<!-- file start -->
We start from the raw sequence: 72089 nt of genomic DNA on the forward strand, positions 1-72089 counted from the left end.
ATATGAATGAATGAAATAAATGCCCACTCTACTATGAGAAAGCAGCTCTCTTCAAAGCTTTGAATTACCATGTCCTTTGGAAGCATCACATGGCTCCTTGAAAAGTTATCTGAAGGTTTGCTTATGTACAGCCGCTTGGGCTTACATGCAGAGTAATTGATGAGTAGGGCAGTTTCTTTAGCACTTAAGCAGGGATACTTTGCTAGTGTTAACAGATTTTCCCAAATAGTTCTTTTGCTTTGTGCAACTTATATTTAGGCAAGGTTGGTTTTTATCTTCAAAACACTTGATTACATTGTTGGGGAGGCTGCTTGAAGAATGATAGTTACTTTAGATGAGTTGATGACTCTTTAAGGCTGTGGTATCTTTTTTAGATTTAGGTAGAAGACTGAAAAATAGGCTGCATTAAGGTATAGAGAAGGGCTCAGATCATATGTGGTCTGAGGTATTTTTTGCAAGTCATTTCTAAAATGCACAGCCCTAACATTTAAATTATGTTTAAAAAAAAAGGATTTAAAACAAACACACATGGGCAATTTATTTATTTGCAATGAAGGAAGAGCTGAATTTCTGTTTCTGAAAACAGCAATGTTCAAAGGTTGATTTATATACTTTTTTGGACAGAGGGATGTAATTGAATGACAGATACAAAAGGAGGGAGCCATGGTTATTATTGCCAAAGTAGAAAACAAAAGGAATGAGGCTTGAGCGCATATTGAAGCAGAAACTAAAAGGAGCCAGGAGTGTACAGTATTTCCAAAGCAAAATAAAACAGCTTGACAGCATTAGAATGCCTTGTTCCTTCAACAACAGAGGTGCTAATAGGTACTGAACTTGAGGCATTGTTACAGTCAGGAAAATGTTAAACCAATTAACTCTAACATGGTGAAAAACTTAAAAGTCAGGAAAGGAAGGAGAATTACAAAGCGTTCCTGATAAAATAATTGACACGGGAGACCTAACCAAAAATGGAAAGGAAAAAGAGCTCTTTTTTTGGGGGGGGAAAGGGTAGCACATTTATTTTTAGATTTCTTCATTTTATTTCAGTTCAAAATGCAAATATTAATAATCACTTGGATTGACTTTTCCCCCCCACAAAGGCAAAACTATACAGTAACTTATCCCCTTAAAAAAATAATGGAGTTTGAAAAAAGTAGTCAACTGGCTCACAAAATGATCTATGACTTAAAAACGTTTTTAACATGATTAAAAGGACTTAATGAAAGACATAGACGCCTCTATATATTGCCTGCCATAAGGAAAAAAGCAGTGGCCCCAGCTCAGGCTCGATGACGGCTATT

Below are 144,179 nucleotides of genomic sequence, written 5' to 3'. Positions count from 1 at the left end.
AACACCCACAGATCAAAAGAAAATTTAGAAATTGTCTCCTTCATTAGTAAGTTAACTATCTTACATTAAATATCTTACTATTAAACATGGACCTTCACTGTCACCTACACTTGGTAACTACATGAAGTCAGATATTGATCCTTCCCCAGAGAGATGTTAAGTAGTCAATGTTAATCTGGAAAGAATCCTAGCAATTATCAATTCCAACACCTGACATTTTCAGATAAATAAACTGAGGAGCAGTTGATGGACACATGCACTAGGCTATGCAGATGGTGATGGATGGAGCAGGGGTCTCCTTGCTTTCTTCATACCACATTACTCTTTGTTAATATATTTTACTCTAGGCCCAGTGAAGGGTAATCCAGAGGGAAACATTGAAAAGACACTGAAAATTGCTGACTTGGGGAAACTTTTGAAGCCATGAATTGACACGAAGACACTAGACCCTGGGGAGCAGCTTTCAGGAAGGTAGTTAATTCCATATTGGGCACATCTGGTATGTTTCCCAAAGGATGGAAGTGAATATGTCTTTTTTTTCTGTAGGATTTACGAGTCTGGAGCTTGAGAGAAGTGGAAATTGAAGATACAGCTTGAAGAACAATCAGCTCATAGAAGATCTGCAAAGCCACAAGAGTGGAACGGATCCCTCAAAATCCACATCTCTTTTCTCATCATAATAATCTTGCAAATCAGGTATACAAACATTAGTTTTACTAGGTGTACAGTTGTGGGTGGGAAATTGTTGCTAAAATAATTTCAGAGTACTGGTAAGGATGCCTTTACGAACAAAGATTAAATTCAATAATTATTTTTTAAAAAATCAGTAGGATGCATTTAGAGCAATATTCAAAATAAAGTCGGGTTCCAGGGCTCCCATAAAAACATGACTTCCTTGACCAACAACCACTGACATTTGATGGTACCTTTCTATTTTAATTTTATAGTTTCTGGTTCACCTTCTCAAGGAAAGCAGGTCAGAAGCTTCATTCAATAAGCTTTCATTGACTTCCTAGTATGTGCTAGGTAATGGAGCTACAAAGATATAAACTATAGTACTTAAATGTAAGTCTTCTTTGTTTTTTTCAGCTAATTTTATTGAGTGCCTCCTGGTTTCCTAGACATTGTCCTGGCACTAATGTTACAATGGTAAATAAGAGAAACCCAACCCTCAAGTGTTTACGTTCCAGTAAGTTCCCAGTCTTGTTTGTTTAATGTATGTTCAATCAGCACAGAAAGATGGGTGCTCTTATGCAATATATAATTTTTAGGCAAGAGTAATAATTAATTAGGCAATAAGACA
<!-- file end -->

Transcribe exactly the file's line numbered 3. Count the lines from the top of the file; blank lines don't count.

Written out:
Below are 144,179 nucleotides of genomic sequence, written 5' to 3'. Positions count from 1 at the left end.